whole together presents the mind of the curious spectator with
astonishment, mixt with the highest admiration ... The Trees which grow from the bottom to the top of the hill, on the sides of this prodigious water-fall, are an inexpressible addition to the beauty of the scene,
especially at the distance of an hundred yards from the fall, and
whoever will undertake the most laborious task indeed, of climbing the hill, from tree to tree, to view the river from the top, before it
comes to the precipice, will have their curiosity amply rewarded. (A letter from a Gentleman in Dublin To his Friend at Dover In Kent ..., published as Hibernia Curiosa, Dublin, 1764).

Another contemporary account of the waterfall, published the following year, in A Tour Through Ireland, edited by Philip Luckomb (in which the description of the waterfall itself is based almost entirely on Bush's earlier description) goes on to describe the buildings erected by Lord Powerscourt near the base of the waterfall which are shown to the left of this composition:

'For the entertainment of foreigners, as well as the people of Ireland, the noble owner has had a broad road made from his seat at Powerscourt to the Waterfall as direct a line of ground a line as the ground will admit, by demolishing useless underwoods, and leaving clumps of fine old trees at proper distances. Drains are also cut through the low-lands from the park gate to the water-fall; near which is a fine octagon room, of twenty five feet in diameter, and fifteen high, built with brick, plastered and rough-cast on the outside; the floor is mosaic work of different colours, the ceiling stucco, and the roof covered with straw. This elegant room is so contrived, that there may be five openings at once, or any less number, having windows arched to fill up these spaces from top to bottom, and doors for the same if neccessary; both which, by springs, fly up and down with the greater expedition. Within a few yards of this octagon, there is a very neat kitchen of twelve feet square, furnished with every convenience for dressing victuals; and what is worthy notice the time from laying the foundations to completing these buildings, did not exceed five weeks. His Lordship has also erected a wooden bridge over the river near these buildings.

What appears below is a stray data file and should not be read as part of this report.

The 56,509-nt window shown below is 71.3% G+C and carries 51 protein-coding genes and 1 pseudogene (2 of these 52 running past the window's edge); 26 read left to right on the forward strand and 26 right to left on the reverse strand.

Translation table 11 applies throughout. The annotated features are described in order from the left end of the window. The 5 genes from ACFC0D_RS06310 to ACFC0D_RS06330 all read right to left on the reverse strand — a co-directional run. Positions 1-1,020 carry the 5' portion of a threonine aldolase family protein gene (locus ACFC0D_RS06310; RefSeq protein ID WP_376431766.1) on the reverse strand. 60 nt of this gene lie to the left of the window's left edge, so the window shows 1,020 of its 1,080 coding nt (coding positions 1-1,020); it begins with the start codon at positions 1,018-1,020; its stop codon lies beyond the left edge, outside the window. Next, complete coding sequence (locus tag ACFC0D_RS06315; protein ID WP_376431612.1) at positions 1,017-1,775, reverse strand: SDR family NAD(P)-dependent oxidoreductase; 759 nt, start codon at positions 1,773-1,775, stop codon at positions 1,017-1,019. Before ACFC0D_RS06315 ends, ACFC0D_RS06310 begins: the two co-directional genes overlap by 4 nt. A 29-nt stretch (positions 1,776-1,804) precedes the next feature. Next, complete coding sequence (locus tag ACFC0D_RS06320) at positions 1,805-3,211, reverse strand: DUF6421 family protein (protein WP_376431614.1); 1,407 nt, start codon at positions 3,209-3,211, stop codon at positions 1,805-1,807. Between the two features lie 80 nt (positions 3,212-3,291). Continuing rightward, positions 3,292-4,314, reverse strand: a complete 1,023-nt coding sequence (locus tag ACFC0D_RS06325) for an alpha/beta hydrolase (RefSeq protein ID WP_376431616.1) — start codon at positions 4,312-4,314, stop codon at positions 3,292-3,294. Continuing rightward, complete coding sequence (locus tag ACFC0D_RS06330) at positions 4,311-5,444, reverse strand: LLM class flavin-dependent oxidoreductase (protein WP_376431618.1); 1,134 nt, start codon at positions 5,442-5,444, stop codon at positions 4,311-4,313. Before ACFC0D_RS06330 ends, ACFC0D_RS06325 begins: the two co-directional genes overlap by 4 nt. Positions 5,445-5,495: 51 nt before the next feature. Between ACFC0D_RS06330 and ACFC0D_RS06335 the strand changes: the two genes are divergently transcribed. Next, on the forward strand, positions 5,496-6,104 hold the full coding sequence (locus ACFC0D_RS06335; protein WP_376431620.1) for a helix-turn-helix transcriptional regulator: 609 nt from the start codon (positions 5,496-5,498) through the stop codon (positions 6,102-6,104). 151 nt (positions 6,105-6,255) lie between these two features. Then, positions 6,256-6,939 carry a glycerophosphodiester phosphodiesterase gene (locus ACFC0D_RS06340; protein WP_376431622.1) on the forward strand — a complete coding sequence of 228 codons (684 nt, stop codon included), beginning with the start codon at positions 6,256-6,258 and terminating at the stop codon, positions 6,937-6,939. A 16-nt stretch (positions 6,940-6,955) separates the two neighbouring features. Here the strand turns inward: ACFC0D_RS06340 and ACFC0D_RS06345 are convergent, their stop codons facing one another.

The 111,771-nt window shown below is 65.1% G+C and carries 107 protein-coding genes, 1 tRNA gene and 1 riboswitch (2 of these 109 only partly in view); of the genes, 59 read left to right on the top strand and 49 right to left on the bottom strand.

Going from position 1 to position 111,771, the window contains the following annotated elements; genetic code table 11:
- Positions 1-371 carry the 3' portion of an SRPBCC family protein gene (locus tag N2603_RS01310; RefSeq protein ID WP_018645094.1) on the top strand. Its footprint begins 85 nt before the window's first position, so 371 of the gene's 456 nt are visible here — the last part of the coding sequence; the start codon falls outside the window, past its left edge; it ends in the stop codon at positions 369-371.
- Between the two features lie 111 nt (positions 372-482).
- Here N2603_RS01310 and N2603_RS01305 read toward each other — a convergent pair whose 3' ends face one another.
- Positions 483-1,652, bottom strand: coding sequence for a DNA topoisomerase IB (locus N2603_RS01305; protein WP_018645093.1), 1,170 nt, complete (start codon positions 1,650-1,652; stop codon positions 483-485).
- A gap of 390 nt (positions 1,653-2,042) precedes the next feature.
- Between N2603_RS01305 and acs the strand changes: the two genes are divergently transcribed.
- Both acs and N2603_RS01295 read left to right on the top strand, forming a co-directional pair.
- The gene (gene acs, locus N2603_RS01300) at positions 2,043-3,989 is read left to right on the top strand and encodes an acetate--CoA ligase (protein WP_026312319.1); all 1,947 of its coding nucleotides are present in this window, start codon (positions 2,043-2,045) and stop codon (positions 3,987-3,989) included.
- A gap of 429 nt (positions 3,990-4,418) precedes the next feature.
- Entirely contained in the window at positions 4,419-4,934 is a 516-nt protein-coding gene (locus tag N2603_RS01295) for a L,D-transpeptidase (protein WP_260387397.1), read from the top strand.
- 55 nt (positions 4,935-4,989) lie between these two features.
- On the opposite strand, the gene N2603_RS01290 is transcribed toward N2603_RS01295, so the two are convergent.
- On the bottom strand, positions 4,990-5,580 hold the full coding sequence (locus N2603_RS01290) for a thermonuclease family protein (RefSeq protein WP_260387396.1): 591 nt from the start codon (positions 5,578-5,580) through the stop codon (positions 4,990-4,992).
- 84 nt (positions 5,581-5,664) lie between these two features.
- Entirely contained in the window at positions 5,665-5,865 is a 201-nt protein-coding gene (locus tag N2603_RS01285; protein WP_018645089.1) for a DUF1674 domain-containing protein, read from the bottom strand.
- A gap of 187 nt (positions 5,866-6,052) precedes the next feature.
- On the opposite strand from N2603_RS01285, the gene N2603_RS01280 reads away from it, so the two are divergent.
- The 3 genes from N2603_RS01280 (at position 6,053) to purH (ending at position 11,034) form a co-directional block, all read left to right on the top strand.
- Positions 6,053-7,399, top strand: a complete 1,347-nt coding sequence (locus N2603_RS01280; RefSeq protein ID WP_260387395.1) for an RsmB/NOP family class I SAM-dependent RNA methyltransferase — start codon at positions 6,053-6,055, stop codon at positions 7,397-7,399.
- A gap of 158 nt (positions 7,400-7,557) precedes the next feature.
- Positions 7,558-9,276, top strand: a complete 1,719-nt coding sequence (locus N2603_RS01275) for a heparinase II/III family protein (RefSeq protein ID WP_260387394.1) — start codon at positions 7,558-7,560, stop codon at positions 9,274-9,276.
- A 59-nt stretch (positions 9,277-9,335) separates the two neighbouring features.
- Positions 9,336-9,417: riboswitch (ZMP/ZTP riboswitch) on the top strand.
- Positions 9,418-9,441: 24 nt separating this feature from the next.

When in 1762 Barret issued a proposal to publish by subscription engravings under his own direction by John Dixon, all four of the pictures were of the Dargle, and in 1763 when Barret moved to London to try his fortune a View of the Waterfall at Powerscourt was one of two landscapes that he brought with him and which he sent with others to the exhibition of the Society of Artists in 1764. It has been suggested that this picture may be the picture exhibited at the Society of Artists (J. Egerton, op. cit.). A larger composition of the Powerscourt waterfall by Barret, taken from a different angle, is in the National Gallery of Ireland, Dublin (100 x127 cms; no. 174), and others are in the Walker Art Gallery, Liverpool, and the Limerick Art Gallery. Barret's celebrated view of Powerscourt itself, set in its park with the big Sugar Loaf in the background, is at the Yale Center for British Art, New Haven, Connecticut (no. B1981.25.31; see fig. 2).